Mixed Use: MONO NO AWAREBy Mary Billyou
If the words MONO NO AWARE (pronounced a-WAH-ré) sound strange to you, it may be because they come from the other side of the planet: it is Japanese (物の哀れ) referring to a connection with or a yearning for the ephemeral.
A Failure to Respond: On Ruth Beckermann’s The Waldheim WaltzBy Sean Nam
How did an ex-Nazia former intelligence lieutenant to be exactmanage to become Austria's 9th President?
Show Me Your Original Face: On Tsai Ming-liang’s Your FaceBy Sadie Rebecca Starnes
Framed in phone booths, freeways and supermarkets, a Tsai Ming-liang film gazes with moist, unblinking eyes at everyday life—the slightest glint directing us towards the curiosities that line it.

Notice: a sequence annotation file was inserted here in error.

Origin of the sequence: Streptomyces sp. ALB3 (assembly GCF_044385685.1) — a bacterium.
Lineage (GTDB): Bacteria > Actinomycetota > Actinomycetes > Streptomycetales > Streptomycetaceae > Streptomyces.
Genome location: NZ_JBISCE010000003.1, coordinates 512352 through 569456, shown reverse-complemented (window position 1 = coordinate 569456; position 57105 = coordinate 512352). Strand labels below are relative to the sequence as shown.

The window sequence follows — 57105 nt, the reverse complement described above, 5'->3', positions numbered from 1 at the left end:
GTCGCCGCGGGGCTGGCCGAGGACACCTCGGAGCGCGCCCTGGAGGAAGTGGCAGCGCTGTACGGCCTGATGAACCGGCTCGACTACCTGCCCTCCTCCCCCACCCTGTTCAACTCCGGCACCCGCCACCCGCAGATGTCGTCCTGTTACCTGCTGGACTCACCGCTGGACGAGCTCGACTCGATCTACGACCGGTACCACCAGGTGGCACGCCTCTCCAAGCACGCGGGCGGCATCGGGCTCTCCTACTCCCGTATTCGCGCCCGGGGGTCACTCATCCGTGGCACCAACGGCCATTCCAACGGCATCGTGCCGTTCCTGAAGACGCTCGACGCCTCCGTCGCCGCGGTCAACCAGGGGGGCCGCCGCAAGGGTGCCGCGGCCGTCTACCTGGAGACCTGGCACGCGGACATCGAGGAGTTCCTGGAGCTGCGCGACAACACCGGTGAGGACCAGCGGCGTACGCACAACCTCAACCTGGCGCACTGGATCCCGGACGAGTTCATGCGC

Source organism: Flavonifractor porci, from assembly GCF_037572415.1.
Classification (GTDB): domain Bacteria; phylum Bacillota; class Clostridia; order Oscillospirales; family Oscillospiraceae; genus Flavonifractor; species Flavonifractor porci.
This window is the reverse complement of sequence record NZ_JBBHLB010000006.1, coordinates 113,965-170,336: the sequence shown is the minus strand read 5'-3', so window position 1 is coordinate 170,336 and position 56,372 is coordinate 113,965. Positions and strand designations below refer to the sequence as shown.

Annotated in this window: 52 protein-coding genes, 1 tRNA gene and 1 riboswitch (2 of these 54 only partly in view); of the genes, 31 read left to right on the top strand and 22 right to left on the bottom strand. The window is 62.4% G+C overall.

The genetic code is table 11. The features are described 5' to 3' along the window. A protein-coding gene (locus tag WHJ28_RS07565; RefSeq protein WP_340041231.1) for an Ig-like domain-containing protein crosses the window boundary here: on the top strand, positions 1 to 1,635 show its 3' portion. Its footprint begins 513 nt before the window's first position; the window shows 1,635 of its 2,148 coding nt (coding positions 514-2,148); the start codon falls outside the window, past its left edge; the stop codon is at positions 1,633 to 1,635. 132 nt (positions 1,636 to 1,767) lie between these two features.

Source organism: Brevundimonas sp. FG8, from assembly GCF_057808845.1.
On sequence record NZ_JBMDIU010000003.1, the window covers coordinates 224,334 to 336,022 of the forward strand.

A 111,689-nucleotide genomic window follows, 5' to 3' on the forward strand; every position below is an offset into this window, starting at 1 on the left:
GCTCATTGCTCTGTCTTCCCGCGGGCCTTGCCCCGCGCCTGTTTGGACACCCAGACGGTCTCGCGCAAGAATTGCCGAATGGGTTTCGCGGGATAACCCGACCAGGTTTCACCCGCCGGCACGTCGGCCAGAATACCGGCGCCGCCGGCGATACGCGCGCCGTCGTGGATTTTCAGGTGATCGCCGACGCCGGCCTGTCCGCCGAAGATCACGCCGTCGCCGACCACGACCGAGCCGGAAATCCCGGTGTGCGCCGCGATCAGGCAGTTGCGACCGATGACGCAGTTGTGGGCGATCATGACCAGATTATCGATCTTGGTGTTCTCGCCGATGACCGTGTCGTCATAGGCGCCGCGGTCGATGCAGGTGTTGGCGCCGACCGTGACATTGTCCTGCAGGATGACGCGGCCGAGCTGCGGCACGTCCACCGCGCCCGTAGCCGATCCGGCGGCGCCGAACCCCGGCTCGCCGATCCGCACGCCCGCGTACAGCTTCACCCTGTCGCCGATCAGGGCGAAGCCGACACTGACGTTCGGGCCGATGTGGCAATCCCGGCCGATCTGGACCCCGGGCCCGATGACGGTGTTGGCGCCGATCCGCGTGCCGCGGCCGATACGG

But Not For Always: Alice Rohrwacher’s Happy as LazzaroBy Gina Telaroli
Alice Rohrwacher's third feature film opens at night, in a mess of muddy, 16mm darkness.
Deep Listening: Mary Helena Clark’s The Glass NoteBy Phil Coldiron
Before anything for the eyes, the sounds of nature: birdsong, the wind in their homes. This audio continues when there appears some seconds later the image of a Caucasian figure in tight close-up, cropped harshly above the collarbones and below the chin.